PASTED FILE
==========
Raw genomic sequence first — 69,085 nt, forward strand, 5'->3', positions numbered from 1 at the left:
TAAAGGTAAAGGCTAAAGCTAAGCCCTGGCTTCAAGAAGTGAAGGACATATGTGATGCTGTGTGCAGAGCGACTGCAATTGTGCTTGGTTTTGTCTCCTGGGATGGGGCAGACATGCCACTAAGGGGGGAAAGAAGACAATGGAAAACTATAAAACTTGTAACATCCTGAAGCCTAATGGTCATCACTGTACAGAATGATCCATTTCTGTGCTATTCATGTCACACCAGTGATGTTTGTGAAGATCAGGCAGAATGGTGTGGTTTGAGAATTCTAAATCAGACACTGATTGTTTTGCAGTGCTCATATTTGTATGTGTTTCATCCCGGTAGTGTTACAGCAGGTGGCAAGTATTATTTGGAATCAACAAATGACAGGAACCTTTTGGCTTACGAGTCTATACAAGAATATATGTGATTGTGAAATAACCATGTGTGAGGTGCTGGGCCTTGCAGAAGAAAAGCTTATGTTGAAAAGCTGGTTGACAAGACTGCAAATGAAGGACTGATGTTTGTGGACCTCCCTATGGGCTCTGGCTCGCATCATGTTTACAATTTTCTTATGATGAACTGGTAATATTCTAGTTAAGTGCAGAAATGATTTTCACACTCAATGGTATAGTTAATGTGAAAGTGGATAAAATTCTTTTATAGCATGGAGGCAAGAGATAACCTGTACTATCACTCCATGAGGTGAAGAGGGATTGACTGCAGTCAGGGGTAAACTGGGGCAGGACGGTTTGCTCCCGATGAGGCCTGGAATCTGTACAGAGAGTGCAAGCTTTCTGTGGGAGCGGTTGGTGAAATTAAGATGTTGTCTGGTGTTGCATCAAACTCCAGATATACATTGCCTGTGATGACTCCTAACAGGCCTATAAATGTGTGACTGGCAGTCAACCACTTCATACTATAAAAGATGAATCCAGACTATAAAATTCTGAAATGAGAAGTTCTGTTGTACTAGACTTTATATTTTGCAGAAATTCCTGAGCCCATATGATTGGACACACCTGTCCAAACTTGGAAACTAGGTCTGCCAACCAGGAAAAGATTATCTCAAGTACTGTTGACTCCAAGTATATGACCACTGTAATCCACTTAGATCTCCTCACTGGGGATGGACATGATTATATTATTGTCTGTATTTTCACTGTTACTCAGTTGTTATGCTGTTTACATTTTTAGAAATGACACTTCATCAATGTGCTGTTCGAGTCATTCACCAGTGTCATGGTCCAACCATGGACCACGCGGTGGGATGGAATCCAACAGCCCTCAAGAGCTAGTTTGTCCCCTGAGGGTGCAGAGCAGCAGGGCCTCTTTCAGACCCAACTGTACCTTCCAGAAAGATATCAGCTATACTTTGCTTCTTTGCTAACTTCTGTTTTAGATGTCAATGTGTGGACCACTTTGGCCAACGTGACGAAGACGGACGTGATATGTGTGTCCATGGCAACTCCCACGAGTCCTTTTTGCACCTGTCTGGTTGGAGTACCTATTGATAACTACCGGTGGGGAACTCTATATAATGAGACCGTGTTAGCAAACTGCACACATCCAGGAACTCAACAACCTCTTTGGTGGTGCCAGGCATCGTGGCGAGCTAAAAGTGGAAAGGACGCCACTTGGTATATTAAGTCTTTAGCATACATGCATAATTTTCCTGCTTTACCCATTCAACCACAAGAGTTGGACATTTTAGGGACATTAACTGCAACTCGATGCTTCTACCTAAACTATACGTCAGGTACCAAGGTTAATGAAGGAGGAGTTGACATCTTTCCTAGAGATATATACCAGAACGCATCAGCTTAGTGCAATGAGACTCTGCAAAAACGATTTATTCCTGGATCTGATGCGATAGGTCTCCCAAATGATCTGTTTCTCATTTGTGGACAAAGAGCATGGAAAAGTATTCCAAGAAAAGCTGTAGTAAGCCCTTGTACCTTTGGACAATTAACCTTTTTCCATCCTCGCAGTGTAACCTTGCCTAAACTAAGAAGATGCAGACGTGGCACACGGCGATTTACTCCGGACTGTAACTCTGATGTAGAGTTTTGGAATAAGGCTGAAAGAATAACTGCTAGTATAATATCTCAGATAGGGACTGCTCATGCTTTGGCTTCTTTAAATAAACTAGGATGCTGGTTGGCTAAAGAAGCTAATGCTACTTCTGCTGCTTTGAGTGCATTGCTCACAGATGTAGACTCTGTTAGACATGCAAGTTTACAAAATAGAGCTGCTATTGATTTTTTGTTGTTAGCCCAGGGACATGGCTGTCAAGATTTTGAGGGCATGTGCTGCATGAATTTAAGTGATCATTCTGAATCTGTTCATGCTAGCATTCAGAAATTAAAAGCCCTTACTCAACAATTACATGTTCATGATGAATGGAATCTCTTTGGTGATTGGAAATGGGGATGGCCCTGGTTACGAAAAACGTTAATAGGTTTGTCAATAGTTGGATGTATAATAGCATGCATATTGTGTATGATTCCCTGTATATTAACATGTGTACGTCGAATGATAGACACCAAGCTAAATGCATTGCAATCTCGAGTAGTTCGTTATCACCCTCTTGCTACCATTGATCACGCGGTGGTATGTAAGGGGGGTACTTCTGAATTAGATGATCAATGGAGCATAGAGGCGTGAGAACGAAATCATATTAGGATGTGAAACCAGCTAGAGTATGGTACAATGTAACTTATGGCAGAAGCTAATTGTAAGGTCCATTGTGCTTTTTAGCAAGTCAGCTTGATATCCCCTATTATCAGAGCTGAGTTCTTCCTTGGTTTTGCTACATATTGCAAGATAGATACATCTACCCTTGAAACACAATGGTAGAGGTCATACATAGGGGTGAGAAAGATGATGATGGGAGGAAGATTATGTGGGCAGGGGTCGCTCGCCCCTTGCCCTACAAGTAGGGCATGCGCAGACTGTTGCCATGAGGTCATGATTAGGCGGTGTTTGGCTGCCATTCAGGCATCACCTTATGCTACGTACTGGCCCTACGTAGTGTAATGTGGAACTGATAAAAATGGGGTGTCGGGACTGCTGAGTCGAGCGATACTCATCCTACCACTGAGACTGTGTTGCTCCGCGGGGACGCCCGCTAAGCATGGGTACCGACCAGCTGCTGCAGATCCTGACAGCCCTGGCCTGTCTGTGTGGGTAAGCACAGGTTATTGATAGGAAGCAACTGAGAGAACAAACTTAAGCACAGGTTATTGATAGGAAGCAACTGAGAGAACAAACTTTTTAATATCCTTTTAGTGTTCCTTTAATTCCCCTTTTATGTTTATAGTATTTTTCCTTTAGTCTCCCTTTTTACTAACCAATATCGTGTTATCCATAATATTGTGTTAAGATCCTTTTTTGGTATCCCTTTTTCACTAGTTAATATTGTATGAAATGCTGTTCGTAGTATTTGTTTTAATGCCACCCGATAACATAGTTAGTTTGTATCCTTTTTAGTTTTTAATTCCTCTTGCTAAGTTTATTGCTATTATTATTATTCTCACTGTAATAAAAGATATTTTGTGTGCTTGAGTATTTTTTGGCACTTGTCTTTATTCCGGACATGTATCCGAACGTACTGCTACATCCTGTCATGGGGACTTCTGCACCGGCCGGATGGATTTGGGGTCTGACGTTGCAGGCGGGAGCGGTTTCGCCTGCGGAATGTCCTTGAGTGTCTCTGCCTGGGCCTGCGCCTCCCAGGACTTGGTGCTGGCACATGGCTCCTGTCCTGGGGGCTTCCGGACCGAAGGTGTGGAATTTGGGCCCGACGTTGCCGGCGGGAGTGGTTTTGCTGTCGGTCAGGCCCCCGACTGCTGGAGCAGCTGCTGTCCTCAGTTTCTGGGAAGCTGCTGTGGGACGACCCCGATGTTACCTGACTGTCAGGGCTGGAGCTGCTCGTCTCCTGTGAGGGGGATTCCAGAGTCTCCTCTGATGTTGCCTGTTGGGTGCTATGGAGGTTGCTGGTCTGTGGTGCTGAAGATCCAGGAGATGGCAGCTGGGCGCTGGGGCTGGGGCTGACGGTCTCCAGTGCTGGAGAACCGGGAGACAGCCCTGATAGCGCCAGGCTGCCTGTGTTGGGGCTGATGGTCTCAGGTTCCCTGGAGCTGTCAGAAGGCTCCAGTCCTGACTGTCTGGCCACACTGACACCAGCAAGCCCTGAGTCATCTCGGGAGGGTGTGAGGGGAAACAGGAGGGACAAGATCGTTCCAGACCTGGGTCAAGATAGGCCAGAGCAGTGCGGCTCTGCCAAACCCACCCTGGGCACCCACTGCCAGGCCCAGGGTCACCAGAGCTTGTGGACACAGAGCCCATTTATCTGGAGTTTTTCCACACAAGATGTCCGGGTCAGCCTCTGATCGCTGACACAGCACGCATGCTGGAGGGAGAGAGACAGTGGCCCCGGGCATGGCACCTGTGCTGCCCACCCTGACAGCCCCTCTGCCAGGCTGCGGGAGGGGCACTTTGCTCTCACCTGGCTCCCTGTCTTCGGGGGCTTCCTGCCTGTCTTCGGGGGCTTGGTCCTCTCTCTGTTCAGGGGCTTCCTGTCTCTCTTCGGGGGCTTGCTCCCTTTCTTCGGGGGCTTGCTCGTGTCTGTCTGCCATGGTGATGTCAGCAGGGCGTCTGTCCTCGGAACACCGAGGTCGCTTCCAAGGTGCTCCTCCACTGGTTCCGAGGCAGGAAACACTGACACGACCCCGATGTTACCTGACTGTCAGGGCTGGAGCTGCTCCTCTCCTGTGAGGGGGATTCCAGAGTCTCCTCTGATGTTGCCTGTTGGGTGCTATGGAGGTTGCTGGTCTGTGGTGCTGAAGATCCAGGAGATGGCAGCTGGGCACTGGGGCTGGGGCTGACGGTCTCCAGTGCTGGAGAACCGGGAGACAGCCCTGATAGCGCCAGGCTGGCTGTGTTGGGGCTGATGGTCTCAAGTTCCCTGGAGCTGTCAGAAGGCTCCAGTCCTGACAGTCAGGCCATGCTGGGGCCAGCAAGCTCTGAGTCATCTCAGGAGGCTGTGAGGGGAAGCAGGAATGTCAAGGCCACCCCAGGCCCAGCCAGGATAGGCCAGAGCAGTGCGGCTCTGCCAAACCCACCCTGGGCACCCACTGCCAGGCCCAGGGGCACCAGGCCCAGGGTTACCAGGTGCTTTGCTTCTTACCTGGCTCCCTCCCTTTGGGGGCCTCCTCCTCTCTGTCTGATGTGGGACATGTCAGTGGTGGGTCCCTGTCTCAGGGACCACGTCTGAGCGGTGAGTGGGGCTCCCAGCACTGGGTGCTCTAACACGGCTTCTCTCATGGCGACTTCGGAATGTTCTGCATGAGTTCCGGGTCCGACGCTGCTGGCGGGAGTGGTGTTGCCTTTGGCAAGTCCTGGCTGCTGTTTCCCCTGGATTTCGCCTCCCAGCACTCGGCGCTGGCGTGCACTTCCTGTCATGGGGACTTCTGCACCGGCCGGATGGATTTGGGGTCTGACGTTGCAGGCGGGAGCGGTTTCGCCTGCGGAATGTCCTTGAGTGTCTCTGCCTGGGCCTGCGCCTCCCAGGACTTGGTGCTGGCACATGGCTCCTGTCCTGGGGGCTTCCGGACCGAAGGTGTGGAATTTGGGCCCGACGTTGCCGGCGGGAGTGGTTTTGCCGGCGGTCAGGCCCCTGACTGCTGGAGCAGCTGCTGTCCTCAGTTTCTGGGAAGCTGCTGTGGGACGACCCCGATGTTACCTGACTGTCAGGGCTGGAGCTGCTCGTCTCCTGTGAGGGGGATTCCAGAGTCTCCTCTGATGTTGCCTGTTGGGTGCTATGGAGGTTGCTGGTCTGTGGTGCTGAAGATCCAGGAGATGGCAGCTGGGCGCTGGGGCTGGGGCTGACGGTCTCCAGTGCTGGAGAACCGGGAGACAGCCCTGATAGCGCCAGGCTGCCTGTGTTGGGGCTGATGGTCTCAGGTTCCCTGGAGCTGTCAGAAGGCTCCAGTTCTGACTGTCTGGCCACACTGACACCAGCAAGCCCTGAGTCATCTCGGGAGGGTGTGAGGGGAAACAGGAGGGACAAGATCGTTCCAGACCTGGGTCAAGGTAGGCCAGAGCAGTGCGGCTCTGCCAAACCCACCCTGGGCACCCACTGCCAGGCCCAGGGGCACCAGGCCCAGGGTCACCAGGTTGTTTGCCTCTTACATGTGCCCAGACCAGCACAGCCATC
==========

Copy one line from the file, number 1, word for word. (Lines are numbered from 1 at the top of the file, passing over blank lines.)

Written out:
Raw genomic sequence first — 69,085 nt, forward strand, 5'->3', positions numbered from 1 at the left: